Remarks, especially from managers, can sometimes provide evidence of discrimination. Generally, however, courts require they meet certain standards.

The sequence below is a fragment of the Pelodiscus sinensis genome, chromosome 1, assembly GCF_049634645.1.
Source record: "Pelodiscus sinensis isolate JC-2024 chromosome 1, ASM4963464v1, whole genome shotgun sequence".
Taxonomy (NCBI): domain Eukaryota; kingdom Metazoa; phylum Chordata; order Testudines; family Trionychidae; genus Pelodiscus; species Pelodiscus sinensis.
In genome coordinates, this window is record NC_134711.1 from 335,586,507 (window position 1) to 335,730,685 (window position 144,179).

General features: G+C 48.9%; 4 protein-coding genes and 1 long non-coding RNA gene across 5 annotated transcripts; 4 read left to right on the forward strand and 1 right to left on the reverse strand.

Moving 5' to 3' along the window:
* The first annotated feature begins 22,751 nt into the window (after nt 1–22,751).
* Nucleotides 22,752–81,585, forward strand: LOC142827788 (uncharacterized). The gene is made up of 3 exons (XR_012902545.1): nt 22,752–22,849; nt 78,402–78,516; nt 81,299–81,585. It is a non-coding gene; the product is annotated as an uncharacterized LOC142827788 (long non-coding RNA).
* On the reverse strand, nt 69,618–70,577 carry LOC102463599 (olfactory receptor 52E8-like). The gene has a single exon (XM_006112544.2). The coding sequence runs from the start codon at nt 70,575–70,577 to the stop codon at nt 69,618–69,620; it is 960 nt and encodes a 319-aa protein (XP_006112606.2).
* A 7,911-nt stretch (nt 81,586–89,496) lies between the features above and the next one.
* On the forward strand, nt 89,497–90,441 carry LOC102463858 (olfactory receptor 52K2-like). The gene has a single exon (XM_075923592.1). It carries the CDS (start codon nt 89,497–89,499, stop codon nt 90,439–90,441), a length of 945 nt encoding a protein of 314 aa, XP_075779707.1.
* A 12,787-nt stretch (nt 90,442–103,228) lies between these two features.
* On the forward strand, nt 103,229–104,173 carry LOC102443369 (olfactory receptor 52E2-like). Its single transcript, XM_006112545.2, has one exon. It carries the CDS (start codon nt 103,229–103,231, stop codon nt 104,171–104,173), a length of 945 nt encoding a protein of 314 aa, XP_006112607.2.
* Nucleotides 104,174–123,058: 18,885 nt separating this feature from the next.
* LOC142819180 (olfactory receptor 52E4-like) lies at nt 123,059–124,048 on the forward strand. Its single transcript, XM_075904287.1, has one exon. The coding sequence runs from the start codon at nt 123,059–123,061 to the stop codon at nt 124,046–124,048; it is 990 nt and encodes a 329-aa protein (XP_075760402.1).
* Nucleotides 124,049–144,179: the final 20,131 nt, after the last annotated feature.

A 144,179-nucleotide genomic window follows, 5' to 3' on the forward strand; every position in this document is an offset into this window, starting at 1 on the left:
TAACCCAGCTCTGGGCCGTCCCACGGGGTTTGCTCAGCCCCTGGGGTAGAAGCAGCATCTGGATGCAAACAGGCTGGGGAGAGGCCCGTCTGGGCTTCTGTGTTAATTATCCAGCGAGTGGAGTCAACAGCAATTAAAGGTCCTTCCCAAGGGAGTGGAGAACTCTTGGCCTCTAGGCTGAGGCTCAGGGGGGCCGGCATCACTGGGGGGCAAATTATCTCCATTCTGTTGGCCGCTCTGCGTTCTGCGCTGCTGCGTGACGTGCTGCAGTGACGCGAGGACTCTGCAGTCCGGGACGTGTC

Earlier this year in a case dealing with allegations of race bias, the 5th Ciruit ruled that “stray remarks” made to an African-American worker were “offensive” but did not show that she was fired based on her race. The employer prevailed because it was able to show that she was fired because of time-clock fraud. In another instance, the 2nd Circuit concluded that despite age-related “stray remarks” from executives, two former employees of Adloox, Inc., were fired for poor job performance, not age discrimination.